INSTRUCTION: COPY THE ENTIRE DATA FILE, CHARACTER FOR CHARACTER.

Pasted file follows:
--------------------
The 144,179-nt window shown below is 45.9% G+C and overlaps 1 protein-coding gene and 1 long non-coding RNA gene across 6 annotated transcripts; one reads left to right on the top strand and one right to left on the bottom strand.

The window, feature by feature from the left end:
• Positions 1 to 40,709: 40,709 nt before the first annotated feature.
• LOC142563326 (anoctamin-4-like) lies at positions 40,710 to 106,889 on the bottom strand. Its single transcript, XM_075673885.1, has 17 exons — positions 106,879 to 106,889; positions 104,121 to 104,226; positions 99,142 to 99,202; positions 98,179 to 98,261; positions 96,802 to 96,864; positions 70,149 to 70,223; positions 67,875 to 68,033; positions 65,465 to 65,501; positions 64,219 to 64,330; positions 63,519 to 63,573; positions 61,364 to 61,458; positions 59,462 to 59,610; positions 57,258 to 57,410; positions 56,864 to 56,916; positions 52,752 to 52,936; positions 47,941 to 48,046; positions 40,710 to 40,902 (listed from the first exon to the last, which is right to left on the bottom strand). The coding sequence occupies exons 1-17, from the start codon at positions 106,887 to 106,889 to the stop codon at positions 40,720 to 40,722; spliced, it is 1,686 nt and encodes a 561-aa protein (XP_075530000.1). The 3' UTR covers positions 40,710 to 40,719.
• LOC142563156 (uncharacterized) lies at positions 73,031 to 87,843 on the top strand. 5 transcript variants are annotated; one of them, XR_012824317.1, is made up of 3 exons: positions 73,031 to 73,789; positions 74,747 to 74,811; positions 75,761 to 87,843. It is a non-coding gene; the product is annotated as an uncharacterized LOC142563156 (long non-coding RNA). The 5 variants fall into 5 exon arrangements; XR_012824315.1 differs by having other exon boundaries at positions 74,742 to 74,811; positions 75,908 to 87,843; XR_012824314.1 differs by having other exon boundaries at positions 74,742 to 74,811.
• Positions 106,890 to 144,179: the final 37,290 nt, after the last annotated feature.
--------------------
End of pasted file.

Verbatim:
The 144,179-nt window shown below is 45.9% G+C and overlaps 1 protein-coding gene and 1 long non-coding RNA gene across 6 annotated transcripts; one reads left to right on the top strand and one right to left on the bottom strand.

The window, feature by feature from the left end:
• Positions 1 to 40,709: 40,709 nt before the first annotated feature.
• LOC142563326 (anoctamin-4-like) lies at positions 40,710 to 106,889 on the bottom strand. Its single transcript, XM_075673885.1, has 17 exons — positions 106,879 to 106,889; positions 104,121 to 104,226; positions 99,142 to 99,202; positions 98,179 to 98,261; positions 96,802 to 96,864; positions 70,149 to 70,223; positions 67,875 to 68,033; positions 65,465 to 65,501; positions 64,219 to 64,330; positions 63,519 to 63,573; positions 61,364 to 61,458; positions 59,462 to 59,610; positions 57,258 to 57,410; positions 56,864 to 56,916; positions 52,752 to 52,936; positions 47,941 to 48,046; positions 40,710 to 40,902 (listed from the first exon to the last, which is right to left on the bottom strand). The coding sequence occupies exons 1-17, from the start codon at positions 106,887 to 106,889 to the stop codon at positions 40,720 to 40,722; spliced, it is 1,686 nt and encodes a 561-aa protein (XP_075530000.1). The 3' UTR covers positions 40,710 to 40,719.
• LOC142563156 (uncharacterized) lies at positions 73,031 to 87,843 on the top strand. 5 transcript variants are annotated; one of them, XR_012824317.1, is made up of 3 exons: positions 73,031 to 73,789; positions 74,747 to 74,811; positions 75,761 to 87,843. It is a non-coding gene; the product is annotated as an uncharacterized LOC142563156 (long non-coding RNA). The 5 variants fall into 5 exon arrangements; XR_012824315.1 differs by having other exon boundaries at positions 74,742 to 74,811; positions 75,908 to 87,843; XR_012824314.1 differs by having other exon boundaries at positions 74,742 to 74,811.
• Positions 106,890 to 144,179: the final 37,290 nt, after the last annotated feature.